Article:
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The old adage applies: You know her when you see her. Butch is an aesthetic, but it also conveys an attitude and energy. Because part of being butch is owning it, the whole aura around it. What does owning it look like? Decades before genderless fashion became its own stylebutches were wearing denim and white tees, leather jackets and work boots, wallet chains and gold necklaces.
By refuting conventionally gendered aesthetics, butchness expands the possibilities for women of all sizes, races, ethnicities and abilities. Short hair, polo shirt, cargo pants and that ring of keys … It was the first time I saw the possibility of who I was. We disregard and reject the confines of a sexualized and commodified femininity. At these spots, where cocktails cost 10 cents and police raids were a regular occurrence, identifying yourself as either butch or femme was a prerequisite for participating in the scene.
These butches were, in part, inspired by 19th-century cross-dressers — then called male impersonators or transvestites — who presented and lived fully as men in an era when passing was a crucial survival tactic. We can also trace butchness back to the androgynous female artists of early 20th-century Paris, including the writer Gertrude Stein and the painter Romaine Brooks.
From their earliest incarnations, butches faced brutal discrimination and oppression, not only from outside their community but also from within. They pilloried butchness as inextricably misogynist and butch-femme relationships as dangerous replications of heteronormative roles. Such rhetoric has resurfaced, as trans men are regularly accused of being anti-feminist in their desire to become the so-called enemy. In her academic work, Butler argues that gender and sexuality are both constructed and performative; butch identity, as female masculinity, subverts the notion that masculinity is the natural and exclusive purview of the male body.
Soon after, butch imagery infiltrated the culture at large. The August issue of Vanity Fair featured the straight supermodel Cindy Crawfordin a black maillot, straddling and shaving the butch icon K. InEllen DeGeneresstill the most famous of butches, came out. These artists and their legacies are the cornerstones of our community. LIKE ANY QUEER subculture, butchness is vastly different now than it was three decades ago — though the codes have been tweaked and refined over the years, younger butches continue to take them in new and varied directions: They may experiment with their personas from day Looking for my stud girl day, switching fluidly between masculine and feminine presentation.
And while there remains some truth to butch stereotypes — give us a plaid flannel shirt any day of the week — that once-static portrait falls apart under scrutiny and reflection. Not every butch has short hair, can change a tire, desires a femme. Some butches are bottoms. Some butches are bi. Some butches are boys.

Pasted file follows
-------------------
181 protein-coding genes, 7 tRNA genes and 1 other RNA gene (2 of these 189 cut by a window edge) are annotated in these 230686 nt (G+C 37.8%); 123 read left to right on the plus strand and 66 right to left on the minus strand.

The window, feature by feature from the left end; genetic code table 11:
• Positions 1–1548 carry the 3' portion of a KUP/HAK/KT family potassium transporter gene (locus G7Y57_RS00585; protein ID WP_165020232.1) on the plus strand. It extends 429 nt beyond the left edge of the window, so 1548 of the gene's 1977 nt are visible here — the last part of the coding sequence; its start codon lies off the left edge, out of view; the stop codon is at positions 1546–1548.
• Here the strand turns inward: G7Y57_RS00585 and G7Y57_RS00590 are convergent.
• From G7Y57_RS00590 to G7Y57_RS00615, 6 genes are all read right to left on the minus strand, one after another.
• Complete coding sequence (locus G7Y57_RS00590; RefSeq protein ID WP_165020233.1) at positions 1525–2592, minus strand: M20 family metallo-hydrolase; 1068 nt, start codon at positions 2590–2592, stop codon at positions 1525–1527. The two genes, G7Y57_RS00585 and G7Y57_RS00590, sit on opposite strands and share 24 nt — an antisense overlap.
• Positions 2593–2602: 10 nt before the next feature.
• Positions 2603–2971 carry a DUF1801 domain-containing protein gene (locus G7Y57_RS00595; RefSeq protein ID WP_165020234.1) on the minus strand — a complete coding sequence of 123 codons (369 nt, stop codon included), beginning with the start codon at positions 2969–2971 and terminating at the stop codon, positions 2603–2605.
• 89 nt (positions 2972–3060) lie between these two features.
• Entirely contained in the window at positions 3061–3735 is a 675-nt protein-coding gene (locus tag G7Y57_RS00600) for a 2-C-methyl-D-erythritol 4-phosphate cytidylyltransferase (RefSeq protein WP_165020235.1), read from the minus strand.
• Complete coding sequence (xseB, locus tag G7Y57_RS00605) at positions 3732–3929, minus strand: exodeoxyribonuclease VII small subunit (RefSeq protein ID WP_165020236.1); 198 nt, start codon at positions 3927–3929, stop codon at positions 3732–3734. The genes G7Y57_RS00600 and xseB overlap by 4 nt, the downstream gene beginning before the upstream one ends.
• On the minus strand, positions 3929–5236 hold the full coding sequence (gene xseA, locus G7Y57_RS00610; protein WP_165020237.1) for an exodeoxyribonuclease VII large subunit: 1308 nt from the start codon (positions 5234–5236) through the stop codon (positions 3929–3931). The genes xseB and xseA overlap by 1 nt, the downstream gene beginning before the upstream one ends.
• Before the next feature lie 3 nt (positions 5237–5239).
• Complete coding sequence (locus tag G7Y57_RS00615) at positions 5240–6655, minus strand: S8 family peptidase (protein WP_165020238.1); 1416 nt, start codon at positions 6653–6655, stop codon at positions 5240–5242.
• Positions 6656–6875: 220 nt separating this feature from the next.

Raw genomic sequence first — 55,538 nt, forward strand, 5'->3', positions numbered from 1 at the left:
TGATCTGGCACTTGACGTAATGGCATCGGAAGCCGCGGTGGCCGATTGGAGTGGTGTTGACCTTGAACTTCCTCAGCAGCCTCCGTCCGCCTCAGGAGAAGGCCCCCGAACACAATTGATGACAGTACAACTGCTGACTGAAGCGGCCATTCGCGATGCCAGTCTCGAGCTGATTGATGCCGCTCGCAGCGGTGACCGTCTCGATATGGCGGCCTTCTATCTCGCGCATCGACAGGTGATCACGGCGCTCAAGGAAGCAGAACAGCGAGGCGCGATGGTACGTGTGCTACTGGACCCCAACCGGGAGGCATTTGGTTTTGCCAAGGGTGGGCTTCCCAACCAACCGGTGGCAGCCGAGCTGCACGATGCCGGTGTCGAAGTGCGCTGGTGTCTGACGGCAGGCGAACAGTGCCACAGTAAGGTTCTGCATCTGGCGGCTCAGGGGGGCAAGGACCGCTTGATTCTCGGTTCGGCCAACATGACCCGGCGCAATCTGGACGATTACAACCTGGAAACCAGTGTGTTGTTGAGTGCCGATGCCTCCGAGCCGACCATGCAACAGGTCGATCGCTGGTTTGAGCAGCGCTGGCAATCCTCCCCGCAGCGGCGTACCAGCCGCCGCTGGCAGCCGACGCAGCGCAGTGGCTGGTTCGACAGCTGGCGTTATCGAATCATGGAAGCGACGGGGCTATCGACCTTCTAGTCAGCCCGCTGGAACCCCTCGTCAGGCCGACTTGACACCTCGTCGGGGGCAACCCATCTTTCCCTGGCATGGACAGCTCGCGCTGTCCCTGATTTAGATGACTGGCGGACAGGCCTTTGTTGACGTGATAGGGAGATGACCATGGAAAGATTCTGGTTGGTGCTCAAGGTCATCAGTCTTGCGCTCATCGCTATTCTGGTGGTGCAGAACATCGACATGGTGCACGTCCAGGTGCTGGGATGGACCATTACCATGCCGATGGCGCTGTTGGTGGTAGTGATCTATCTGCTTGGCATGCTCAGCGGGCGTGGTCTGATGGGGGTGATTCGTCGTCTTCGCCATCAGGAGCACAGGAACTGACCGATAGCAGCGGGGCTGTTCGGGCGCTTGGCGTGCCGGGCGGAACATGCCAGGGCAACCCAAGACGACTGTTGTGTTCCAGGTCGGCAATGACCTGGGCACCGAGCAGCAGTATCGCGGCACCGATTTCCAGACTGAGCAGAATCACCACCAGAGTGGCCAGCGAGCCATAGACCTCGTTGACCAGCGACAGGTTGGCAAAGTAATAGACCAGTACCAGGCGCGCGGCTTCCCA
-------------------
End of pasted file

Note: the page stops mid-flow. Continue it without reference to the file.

Different bodies own their butchness differently, but even a singular body might do or be butch differently over time. We move between poles as our feelings about — and language for — ourselves change. The ever-shifting ifiers of neither or both are what create meaning and complexity. Indeed, butch fluidity is especially resonant in our era of widespread transphobia.
Yet butches have always called themselves and been called by many names: bull dyke, diesel dyke, bulldagger, boi, daddy and so on. She is either cast out by a dominant society that does not — will not — ever see her or accept her, or she self-isolates as a protective response to a world that continually and unrelentingly disparages her. But when you talk to butches, a more nuanced story emerges, one of deep and abiding camaraderie and connection. Despite the dearth of representation, butch love thrives — in the anonymous, knowing glances across the subway platform when we recognize someone like us, and in the bedroom, too.
You can do more than just survive. You can contribute. Kerry Manders is a writer, editor and photographer whose personal work focuses on queer memory and mourning. Makeup by Yumi Lee at Streeters. Set de by Jesse Kaufmann at Frank Reps. Manicure: Ada Yeung at Bridge Artists. Digital tech: Stephanie Levy.
Hair assistants: Rachel Polycarpe and Lamesha Mosely. Makeup assistants: Elika Hilata and Wakana Ichikawa. The comments section is closed. To submit a letter to the editor for publication, write to letters nytimes. Next. Photo by Collier Schorr. Styled by Brian Molloy. Photos by Collier Schorr. Produced by Casey Legler. The Dynasties. The Directors. The Disciples. The Graduates. Chapter 2: Reunions and Reconsiderations The Neighbors. The Regulars. Hair Sweeney Todd Revival. Daughters of the Dust The Activists.
The Veterans. The Beauties. The Scenemakers. Olivier Rousteing and Co. Maria Cornejo and Co. Telfar Clemens and Co. Alessandro Michele and Co. The Journalists. Write a comment.Looking for my stud girl
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